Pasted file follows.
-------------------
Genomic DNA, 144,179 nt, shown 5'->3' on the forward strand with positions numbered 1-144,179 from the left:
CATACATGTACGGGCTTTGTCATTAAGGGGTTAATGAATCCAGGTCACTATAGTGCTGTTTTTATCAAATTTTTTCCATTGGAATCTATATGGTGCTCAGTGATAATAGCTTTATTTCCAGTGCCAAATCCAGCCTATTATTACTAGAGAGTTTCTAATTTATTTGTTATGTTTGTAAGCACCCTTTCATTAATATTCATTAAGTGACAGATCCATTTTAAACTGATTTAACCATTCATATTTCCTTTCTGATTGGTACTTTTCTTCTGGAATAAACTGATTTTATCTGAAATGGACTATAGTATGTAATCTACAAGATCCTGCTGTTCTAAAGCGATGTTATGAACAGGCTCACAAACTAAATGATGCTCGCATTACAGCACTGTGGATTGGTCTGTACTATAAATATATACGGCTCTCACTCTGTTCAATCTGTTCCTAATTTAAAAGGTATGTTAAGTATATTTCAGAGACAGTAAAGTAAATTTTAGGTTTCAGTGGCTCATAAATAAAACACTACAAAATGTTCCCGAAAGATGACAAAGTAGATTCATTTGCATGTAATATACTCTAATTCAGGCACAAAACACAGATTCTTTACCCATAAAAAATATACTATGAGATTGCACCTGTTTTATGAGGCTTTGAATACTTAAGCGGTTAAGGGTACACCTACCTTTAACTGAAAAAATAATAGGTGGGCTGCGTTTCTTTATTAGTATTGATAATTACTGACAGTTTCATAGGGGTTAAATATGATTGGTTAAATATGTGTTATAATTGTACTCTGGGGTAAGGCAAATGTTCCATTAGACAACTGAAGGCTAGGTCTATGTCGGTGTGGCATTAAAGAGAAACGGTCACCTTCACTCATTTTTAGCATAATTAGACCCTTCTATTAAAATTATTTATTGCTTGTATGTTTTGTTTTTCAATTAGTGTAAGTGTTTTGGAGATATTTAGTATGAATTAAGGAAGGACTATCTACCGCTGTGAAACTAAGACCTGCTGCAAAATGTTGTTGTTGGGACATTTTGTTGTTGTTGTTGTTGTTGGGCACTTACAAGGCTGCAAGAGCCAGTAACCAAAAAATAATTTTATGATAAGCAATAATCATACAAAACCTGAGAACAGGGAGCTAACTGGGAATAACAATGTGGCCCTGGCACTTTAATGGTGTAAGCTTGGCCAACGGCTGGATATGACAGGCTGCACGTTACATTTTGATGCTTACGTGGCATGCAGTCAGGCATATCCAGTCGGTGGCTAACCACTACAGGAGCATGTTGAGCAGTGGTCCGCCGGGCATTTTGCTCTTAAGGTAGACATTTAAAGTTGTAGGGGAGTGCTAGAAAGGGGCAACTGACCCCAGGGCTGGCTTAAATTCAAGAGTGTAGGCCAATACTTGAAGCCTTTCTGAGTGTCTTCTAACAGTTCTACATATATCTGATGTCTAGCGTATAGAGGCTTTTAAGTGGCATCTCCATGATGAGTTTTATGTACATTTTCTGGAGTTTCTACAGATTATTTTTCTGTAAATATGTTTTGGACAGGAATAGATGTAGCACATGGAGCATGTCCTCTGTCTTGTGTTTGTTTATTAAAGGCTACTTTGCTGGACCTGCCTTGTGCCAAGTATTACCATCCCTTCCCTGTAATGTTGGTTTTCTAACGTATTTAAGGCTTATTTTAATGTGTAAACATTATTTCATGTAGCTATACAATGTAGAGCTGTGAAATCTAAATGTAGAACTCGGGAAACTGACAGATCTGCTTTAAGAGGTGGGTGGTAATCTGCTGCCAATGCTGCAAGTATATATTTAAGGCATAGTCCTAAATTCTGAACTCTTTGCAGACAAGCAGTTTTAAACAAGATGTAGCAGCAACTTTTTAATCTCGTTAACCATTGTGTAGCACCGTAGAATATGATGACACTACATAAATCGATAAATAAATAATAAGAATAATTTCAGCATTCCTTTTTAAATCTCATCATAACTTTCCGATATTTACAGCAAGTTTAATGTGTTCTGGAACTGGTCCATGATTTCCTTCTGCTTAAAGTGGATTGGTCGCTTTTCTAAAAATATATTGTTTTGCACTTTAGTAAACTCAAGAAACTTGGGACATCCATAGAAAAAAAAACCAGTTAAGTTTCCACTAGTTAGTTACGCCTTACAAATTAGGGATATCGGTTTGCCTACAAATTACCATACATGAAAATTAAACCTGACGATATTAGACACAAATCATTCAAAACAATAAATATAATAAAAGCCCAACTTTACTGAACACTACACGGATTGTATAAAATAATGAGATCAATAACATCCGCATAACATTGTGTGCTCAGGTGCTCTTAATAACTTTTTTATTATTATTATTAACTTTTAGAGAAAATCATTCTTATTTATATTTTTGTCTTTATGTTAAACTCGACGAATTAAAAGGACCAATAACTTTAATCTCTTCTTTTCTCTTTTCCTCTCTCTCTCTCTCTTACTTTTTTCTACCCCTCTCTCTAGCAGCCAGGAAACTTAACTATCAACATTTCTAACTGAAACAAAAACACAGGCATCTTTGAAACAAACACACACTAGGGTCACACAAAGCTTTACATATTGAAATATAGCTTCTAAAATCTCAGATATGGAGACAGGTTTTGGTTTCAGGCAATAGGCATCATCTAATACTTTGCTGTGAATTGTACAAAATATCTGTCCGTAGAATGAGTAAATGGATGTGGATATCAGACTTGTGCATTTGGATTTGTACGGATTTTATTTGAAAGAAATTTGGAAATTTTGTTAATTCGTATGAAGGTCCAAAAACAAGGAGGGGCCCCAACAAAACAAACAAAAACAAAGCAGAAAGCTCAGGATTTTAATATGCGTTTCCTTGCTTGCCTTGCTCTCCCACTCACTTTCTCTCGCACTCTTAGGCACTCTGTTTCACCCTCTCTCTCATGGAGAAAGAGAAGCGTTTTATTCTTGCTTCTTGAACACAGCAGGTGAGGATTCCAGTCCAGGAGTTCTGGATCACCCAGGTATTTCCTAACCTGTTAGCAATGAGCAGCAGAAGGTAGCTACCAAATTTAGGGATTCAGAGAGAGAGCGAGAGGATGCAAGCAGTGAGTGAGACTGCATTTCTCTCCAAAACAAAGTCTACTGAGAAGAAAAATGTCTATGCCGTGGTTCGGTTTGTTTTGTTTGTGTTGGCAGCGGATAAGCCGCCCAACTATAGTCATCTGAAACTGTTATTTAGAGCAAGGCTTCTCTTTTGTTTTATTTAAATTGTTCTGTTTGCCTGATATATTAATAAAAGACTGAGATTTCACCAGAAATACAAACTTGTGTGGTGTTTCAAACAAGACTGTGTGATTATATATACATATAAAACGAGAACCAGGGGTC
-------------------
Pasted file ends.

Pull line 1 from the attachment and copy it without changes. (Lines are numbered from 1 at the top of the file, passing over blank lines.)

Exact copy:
Genomic DNA, 144,179 nt, shown 5'->3' on the forward strand with positions numbered 1-144,179 from the left: